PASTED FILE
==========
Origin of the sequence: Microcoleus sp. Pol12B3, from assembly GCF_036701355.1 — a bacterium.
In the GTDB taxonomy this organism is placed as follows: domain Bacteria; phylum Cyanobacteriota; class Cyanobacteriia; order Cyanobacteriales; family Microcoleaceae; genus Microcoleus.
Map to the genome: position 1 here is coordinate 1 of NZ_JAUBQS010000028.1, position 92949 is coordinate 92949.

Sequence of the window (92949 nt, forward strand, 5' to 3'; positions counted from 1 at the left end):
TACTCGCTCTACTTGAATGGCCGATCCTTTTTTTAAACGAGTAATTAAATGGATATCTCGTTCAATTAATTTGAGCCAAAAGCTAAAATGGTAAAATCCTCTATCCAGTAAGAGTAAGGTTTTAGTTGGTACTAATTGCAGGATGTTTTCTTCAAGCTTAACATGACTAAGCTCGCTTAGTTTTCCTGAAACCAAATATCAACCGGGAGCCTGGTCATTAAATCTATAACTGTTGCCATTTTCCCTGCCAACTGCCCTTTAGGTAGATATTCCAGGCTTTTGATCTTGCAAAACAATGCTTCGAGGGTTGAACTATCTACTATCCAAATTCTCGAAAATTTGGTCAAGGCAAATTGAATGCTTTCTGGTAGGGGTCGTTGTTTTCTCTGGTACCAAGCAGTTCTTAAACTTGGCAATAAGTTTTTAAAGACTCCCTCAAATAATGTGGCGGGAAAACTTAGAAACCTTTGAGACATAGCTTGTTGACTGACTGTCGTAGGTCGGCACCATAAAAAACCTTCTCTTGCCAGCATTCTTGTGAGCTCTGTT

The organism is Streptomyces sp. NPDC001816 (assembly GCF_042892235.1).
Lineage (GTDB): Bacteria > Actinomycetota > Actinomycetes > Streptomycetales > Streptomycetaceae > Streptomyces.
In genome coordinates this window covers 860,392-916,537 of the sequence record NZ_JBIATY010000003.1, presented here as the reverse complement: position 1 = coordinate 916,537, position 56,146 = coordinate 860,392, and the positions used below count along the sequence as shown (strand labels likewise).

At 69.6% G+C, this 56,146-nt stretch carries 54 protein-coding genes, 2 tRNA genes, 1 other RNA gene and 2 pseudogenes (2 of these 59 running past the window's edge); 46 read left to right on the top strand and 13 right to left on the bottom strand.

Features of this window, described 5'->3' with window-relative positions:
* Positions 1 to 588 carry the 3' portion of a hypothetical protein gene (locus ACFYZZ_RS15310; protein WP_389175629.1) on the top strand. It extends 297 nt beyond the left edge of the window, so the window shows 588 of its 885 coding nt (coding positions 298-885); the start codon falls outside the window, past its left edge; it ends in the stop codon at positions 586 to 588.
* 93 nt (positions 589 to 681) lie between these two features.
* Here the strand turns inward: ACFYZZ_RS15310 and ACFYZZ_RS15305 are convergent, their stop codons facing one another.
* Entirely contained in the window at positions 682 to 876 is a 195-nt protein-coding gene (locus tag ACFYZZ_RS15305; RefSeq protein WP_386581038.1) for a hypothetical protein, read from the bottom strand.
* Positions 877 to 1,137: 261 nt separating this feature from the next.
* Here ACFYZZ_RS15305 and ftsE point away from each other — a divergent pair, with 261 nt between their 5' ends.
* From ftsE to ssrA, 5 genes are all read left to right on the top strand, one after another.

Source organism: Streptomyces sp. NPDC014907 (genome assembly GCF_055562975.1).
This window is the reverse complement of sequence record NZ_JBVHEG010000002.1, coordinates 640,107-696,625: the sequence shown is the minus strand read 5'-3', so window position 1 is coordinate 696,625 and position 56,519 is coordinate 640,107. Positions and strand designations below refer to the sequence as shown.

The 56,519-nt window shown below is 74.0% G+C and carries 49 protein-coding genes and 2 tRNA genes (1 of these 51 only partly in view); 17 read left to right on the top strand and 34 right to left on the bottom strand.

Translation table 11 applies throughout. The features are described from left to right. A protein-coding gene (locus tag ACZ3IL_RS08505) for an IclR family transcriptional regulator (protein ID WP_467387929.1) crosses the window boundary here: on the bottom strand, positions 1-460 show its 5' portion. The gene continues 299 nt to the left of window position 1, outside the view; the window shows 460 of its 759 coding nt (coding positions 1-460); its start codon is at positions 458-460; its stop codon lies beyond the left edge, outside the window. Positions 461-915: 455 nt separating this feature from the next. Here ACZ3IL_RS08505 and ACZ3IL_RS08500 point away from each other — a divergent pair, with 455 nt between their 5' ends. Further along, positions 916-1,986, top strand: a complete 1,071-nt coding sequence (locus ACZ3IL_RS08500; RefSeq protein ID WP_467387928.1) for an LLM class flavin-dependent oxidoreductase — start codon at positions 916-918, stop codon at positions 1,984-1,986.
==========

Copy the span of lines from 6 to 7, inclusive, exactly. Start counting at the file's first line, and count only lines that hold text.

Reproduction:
The organism is Streptomyces sp. NPDC001816 (assembly GCF_042892235.1).
Lineage (GTDB): Bacteria > Actinomycetota > Actinomycetes > Streptomycetales > Streptomycetaceae > Streptomyces.